Seizing Russian Assets to Help Ukraine Sets Off White House Debate

“I think it’s very natural that given the enormous destruction in Ukraine and huge rebuilding costs that they will face, that we will look to Russia to help pay at least a portion of the price that will be involved,” she said. “It’s not something that is legally permissible in the United States.”

But within the Biden administration, one official said, there was reluctance “to have any daylight between us and the Europeans on sanctions.” So the United States is seeking to find some kind of common ground while analyzing whether a seizure of central bank funds might, for example, encourage other countries to put their central bank reserves in other currencies and keep it out of American hands.

In addition to the legal obstacles, Ms. Yellen and others have argued that it could make nations reluctant to keep their reserves in dollars, for fear that in future conflicts the United States and its allies would confiscate the funds. Some national security officials in the Biden administration say they are concerned that if negotiations between Ukraine and Russia begin, there would be no way to offer significant sanctions relief to Moscow once the reserves have been drained from its overseas accounts.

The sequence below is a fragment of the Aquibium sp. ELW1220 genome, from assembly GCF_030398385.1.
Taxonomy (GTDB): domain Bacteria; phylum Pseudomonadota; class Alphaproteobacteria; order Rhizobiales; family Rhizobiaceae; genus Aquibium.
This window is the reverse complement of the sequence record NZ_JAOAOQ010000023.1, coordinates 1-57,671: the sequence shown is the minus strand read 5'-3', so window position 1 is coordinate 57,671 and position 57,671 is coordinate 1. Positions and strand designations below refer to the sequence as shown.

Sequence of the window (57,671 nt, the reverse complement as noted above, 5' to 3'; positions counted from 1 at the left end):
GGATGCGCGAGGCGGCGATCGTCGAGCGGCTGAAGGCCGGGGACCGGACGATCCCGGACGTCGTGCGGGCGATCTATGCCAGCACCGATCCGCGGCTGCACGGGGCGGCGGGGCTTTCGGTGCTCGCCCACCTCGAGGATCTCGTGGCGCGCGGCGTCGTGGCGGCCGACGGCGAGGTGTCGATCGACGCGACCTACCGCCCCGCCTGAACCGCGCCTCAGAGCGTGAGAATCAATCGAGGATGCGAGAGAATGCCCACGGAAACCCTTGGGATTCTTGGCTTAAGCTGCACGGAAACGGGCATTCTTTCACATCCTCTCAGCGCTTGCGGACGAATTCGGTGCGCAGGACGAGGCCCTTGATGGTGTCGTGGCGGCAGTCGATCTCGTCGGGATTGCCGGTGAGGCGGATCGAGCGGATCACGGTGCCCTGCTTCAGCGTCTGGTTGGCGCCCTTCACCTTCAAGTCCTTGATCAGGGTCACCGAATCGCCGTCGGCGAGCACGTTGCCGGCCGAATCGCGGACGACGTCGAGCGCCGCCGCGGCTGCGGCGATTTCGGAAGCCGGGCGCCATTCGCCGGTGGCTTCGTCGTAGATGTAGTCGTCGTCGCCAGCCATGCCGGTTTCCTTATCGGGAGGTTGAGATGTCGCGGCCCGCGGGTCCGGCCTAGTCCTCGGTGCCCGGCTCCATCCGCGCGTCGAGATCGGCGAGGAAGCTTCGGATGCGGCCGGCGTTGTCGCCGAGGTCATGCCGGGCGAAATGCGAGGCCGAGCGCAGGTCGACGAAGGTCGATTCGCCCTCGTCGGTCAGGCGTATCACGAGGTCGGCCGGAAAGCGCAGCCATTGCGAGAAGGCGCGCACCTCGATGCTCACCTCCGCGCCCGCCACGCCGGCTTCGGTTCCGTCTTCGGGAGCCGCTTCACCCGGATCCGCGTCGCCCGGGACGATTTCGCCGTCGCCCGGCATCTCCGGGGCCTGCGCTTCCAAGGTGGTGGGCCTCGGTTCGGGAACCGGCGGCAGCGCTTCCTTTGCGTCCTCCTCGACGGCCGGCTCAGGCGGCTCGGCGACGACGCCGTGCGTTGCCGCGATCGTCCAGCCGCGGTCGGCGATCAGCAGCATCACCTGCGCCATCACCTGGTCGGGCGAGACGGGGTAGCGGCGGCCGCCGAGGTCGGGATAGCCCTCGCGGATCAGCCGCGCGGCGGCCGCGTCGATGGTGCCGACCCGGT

Treasury officials suggested before Ms. Yellen’s comments that the United States had not settled on a firm position about the fate of the assets. Several senior officials, speaking on the condition of anonymity to discuss internal debates in the Biden administration, suggested that no final decision had been made. One official said that while seizing the funds to pay for reconstruction would be satisfying and warranted, the precedent it would set — and its potential effect on the United States’ status as the world’s safest place to leave assets — was a deep concern.

In explaining Ms. Yellen’s comments, a Treasury spokeswoman pointed to the International Emergency Economic Powers Act of 1977, which says that the United States can confiscate foreign property if the president determines that the country is under attack or “engaged in armed hostilities.”

Legal scholars have expressed differing views about that reading of the law.

Laurence H. Tribe, an emeritus law professor at Harvard University, pointed out that an amendment to the International Emergency Economic Powers Act that passed after the Sept. 11, 2001, terrorist attacks gives the president broader discretion to determine if a foreign threat warrants confiscation of assets. President Biden could cite Russian cyberattacks against the United States to justify liquidating the central bank reserves, Mr. Tribe said, adding that the Treasury Department was misreading the law.



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